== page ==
New study shows that children of divorce twice as likely to have a stroke

Science Daily reports on a recent peer-reviewed Canadian study that links an increased risk of stroke to divorce. (H/T Ruth Blog)


“We were very surprised that the association between parental divorce and stroke remained so strong even after we had adjusted for smoking, obesity, exercise and alcohol consumption,” said [study leader Esme] Fuller-Thomson.

[…]Of the 13,134 total study respondents, 10.4 percent had experienced parental divorce during their childhood, and 1.9 percent reported that they had been diagnosed with a stroke at some point in their lives. When adjusting for age, race and gender, the odds of stroke were approximately 2.2 times higher for those who had experienced parental divorce.

When other risk factors — including socioeconomic status, health behaviors, mental health, and other adverse childhood experiences — were controlled in a logistic regression analysis, the odds ratio of stroke for those who had experienced parental divorce remained significantly elevated.

I also noticed that Stephen Baskerville has a new article on no-fault divorce up in the (ugh! blech!) American Conservative.


First: Marriage exists primarily to cement the father to the family. This fact is politically incorrect but undeniable. The breakdown of marriage produces widespread fatherlessness, not motherlessness. As Margaret Mead pointed out long ago—yes, leftist Margaret Mead was correct about this—motherhood is a biological certainty whereas fatherhood is socially constructed. The father is the weakest link in the family bond, and without the institution of marriage he is easily discarded.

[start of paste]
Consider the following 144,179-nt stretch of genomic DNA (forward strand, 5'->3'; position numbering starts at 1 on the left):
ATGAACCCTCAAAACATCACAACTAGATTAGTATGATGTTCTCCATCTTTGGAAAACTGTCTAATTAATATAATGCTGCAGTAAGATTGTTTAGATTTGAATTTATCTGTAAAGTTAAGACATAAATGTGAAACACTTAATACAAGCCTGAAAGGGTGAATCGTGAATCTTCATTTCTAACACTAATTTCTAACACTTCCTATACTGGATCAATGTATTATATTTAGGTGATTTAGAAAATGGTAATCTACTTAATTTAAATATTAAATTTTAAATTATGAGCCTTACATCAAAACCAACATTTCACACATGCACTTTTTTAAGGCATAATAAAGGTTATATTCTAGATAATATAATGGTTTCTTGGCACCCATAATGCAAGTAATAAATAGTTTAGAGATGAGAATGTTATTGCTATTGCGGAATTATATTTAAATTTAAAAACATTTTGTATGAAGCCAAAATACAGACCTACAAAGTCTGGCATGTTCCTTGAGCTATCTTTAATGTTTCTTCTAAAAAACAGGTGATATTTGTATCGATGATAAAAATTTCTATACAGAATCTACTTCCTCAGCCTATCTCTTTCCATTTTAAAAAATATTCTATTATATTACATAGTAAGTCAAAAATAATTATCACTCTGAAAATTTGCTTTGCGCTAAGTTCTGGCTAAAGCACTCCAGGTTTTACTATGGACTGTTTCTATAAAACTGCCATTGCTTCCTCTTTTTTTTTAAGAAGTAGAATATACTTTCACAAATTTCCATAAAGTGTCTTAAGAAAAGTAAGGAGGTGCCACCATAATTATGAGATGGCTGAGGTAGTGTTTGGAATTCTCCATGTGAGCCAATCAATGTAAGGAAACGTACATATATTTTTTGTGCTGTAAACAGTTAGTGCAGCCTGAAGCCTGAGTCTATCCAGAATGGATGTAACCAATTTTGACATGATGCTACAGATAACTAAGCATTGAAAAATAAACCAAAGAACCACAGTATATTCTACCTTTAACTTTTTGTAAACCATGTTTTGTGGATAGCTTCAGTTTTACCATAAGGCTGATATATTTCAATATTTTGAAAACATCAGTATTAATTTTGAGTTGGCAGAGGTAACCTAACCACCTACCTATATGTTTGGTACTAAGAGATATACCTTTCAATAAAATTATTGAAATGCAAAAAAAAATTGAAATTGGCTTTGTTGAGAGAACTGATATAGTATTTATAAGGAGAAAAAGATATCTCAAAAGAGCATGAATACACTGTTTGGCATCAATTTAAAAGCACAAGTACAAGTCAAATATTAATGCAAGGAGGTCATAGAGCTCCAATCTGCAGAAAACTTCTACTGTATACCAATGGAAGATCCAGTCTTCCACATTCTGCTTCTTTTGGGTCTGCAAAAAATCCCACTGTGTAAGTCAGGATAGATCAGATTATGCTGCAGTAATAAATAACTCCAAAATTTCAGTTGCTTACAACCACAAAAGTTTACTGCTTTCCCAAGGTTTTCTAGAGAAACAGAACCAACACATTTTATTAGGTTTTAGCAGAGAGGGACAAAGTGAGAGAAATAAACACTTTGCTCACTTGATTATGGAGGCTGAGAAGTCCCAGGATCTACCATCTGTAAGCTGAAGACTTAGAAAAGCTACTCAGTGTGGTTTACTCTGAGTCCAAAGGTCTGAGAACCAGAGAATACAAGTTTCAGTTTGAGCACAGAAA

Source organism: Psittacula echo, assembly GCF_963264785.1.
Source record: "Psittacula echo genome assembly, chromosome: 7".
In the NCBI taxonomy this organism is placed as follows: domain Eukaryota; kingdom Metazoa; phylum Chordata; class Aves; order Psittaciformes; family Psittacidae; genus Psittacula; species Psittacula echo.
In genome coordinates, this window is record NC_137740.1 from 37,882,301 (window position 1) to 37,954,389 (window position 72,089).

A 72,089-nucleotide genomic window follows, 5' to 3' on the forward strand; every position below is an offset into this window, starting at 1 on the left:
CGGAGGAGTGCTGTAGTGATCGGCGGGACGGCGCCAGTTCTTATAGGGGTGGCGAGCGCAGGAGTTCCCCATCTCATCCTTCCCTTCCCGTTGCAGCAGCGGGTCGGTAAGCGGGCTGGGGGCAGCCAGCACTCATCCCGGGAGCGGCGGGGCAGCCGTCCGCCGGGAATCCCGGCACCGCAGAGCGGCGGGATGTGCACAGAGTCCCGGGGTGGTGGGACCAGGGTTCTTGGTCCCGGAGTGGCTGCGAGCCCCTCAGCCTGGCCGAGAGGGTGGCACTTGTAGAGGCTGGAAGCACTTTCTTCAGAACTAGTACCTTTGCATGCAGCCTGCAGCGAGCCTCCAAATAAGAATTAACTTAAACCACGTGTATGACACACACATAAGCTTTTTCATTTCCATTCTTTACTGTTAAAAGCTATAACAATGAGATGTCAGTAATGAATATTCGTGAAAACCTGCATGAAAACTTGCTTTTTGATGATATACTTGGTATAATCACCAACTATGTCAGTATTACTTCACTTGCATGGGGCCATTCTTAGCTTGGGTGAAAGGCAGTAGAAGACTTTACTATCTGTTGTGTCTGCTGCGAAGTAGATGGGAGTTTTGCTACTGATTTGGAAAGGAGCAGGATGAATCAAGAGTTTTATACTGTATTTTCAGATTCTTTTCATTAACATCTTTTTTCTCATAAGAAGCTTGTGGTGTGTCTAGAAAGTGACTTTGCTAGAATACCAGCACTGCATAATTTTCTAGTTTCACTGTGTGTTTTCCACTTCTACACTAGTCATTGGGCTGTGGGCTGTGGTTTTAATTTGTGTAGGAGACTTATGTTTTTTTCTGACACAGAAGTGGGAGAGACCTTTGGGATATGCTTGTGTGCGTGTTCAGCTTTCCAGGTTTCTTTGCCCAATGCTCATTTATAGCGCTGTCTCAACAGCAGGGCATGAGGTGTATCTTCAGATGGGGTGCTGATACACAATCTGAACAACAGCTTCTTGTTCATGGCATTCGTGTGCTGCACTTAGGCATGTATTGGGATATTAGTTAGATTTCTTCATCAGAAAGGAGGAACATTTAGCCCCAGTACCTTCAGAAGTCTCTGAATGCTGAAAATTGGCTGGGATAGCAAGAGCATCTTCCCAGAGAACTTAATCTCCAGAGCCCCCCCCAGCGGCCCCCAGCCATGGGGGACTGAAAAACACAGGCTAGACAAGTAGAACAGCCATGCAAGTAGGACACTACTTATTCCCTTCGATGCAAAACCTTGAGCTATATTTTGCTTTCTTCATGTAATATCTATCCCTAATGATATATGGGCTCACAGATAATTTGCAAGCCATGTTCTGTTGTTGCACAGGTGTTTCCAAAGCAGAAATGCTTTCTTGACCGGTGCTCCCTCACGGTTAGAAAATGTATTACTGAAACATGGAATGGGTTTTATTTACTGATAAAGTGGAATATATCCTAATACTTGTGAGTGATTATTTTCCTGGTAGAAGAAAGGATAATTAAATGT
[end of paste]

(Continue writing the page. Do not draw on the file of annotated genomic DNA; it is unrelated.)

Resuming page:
[…]The notion that marriage exists for love or “to express and safeguard an emotional union of adults,” as one proponent puts it, is cant. Many loving and emotional human relationships do not involve marriage. Even the conservative argument that marriage exists to rear children is too imprecise: marriage creates fatherhood. No marriage, no fathers.

[…]Here is the second unpleasant truth: homosexuals did not destroy marriage, heterosexuals did. The demand for same-sex marriage is a symptom, not a cause, of the deterioration of marriage. By far the most direct threat to the family is heterosexual divorce. “Commentators miss the point when they oppose homosexual marriage on the grounds that it would undermine traditional understandings of marriage,” writes family scholar Bryce Christensen. “It is only because traditional understandings of marriage have already been severely undermined that homosexuals are now laying claim to it.”

[..]Thus the third inconvenient fact: divorce is a political problem. It is not a private matter, and it does not come from impersonal forces of moral and cultural decay. It is driven by complex and lucrative government machinery operating in our names and funded by our taxes. It is imposed upon unwilling people, whose children, homes, and property may be confiscated. It generates the social ills that rationalize almost all domestic government spending. And it is promoted ideologically by the same sexual radicals who now champion same-sex marriage. Homosexuals may be correct that heterosexuals destroyed marriage, but the heterosexuals were their fellow sexual ideologues.

Conservatives have completely misunderstood the significance of the divorce revolution. While they lament mass divorce, they refuse to confront its politics. Maggie Gallagher attributes this silence to “political cowardice”: “Opposing gay marriage or gays in the military is for Republicans an easy, juicy, risk-free issue,” she wrote in 1996. “The message [is] that at all costs we should keep divorce off the political agenda.”

No American politician of national stature has seriously challenged unilateral divorce. “Democrats did not want to anger their large constituency among women who saw easy divorce as a hard-won freedom and prerogative,” writes Barbara Dafoe Whitehead. “Republicans did not want to alienate their upscale constituents or their libertarian wing, both of whom tended to favor easy divorce, nor did they want to call attention to the divorces among their own leadership.”